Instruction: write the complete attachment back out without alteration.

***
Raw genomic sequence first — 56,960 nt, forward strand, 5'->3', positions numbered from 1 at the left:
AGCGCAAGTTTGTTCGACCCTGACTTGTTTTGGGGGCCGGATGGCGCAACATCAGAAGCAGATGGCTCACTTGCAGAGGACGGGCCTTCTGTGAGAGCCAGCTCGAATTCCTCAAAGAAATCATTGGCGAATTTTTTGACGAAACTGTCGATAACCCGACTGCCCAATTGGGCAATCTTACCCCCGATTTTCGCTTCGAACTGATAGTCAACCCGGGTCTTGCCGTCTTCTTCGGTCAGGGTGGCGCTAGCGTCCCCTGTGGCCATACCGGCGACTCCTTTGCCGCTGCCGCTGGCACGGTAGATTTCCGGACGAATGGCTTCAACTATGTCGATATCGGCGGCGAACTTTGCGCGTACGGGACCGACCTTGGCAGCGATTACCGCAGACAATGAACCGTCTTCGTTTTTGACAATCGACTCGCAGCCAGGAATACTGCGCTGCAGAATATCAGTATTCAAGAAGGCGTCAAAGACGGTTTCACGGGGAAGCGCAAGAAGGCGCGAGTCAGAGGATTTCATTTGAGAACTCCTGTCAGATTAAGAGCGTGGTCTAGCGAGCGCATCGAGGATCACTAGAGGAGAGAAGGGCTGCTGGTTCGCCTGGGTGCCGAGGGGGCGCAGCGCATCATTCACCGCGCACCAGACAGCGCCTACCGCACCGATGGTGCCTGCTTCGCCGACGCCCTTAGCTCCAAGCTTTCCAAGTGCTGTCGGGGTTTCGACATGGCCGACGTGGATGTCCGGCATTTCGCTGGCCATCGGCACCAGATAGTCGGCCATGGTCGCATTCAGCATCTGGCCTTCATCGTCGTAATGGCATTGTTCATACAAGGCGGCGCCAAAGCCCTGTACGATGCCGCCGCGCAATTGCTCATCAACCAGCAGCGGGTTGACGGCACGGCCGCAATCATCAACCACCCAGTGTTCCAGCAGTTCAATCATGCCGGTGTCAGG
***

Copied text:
Raw genomic sequence first — 56,960 nt, forward strand, 5'->3', positions numbered from 1 at the left:
AGCGCAAGTTTGTTCGACCCTGACTTGTTTTGGGGGCCGGATGGCGCAACATCAGAAGCAGATGGCTCACTTGCAGAGGACGGGCCTTCTGTGAGAGCCAGCTCGAATTCCTCAAAGAAATCATTGGCGAATTTTTTGACGAAACTGTCGATAACCCGACTGCCCAATTGGGCAATCTTACCCCCGATTTTCGCTTCGAACTGATAGTCAACCCGGGTCTTGCCGTCTTCTTCGGTCAGGGTGGCGCTAGCGTCCCCTGTGGCCATACCGGCGACTCCTTTGCCGCTGCCGCTGGCACGGTAGATTTCCGGACGAATGGCTTCAACTATGTCGATATCGGCGGCGAACTTTGCGCGTACGGGACCGACCTTGGCAGCGATTACCGCAGACAATGAACCGTCTTCGTTTTTGACAATCGACTCGCAGCCAGGAATACTGCGCTGCAGAATATCAGTATTCAAGAAGGCGTCAAAGACGGTTTCACGGGGAAGCGCAAGAAGGCGCGAGTCAGAGGATTTCATTTGAGAACTCCTGTCAGATTAAGAGCGTGGTCTAGCGAGCGCATCGAGGATCACTAGAGGAGAGAAGGGCTGCTGGTTCGCCTGGGTGCCGAGGGGGCGCAGCGCATCATTCACCGCGCACCAGACAGCGCCTACCGCACCGATGGTGCCTGCTTCGCCGACGCCCTTAGCTCCAAGCTTTCCAAGTGCTGTCGGGGTTTCGACATGGCCGACGTGGATGTCCGGCATTTCGCTGGCCATCGGCACCAGATAGTCGGCCATGGTCGCATTCAGCATCTGGCCTTCATCGTCGTAATGGCATTGTTCATACAAGGCGGCGCCAAAGCCCTGTACGATGCCGCCGCGCAATTGCTCATCAACCAGCAGCGGGTTGACGGCACGGCCGCAATCATCAACCACCCAGTGTTCCAGCAGTTCAATCATGCCGGTGTCAGG